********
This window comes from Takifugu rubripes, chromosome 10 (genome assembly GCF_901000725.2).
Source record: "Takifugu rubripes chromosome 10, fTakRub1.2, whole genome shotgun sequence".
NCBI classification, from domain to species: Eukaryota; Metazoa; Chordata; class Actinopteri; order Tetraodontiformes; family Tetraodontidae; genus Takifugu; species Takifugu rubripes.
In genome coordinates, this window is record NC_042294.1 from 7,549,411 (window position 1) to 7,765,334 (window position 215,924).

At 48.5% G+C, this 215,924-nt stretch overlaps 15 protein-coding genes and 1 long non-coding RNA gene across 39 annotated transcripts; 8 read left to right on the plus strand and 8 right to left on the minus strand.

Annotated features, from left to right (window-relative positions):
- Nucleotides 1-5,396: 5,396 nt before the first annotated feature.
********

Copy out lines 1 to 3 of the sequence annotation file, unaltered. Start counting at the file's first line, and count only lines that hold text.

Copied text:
This window comes from Takifugu rubripes, chromosome 10 (genome assembly GCF_901000725.2).
Source record: "Takifugu rubripes chromosome 10, fTakRub1.2, whole genome shotgun sequence".
NCBI classification, from domain to species: Eukaryota; Metazoa; Chordata; class Actinopteri; order Tetraodontiformes; family Tetraodontidae; genus Takifugu; species Takifugu rubripes.